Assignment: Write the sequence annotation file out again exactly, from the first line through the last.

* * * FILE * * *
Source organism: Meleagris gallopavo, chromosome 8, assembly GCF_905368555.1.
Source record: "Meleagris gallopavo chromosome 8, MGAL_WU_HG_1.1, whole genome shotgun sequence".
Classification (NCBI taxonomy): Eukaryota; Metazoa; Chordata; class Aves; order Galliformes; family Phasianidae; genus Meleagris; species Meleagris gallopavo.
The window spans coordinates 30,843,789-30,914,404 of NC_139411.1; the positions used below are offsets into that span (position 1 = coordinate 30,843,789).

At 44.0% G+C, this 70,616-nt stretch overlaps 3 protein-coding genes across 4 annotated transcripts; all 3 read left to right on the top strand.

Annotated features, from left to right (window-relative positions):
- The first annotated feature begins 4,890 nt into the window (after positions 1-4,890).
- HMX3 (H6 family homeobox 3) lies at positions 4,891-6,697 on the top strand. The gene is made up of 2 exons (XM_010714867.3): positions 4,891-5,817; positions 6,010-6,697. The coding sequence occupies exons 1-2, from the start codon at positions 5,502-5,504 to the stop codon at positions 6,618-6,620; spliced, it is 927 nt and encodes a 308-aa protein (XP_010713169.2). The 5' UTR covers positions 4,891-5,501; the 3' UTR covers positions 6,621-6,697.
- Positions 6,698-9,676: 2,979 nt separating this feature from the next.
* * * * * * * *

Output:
Source organism: Meleagris gallopavo, chromosome 8, assembly GCF_905368555.1.
Source record: "Meleagris gallopavo chromosome 8, MGAL_WU_HG_1.1, whole genome shotgun sequence".
Classification (NCBI taxonomy): Eukaryota; Metazoa; Chordata; class Aves; order Galliformes; family Phasianidae; genus Meleagris; species Meleagris gallopavo.
The window spans coordinates 30,843,789-30,914,404 of NC_139411.1; the positions used below are offsets into that span (position 1 = coordinate 30,843,789).

At 44.0% G+C, this 70,616-nt stretch overlaps 3 protein-coding genes across 4 annotated transcripts; all 3 read left to right on the top strand.

Annotated features, from left to right (window-relative positions):
- The first annotated feature begins 4,890 nt into the window (after positions 1-4,890).
- HMX3 (H6 family homeobox 3) lies at positions 4,891-6,697 on the top strand. The gene is made up of 2 exons (XM_010714867.3): positions 4,891-5,817; positions 6,010-6,697. The coding sequence occupies exons 1-2, from the start codon at positions 5,502-5,504 to the stop codon at positions 6,618-6,620; spliced, it is 927 nt and encodes a 308-aa protein (XP_010713169.2). The 5' UTR covers positions 4,891-5,501; the 3' UTR covers positions 6,621-6,697.
- Positions 6,698-9,676: 2,979 nt separating this feature from the next.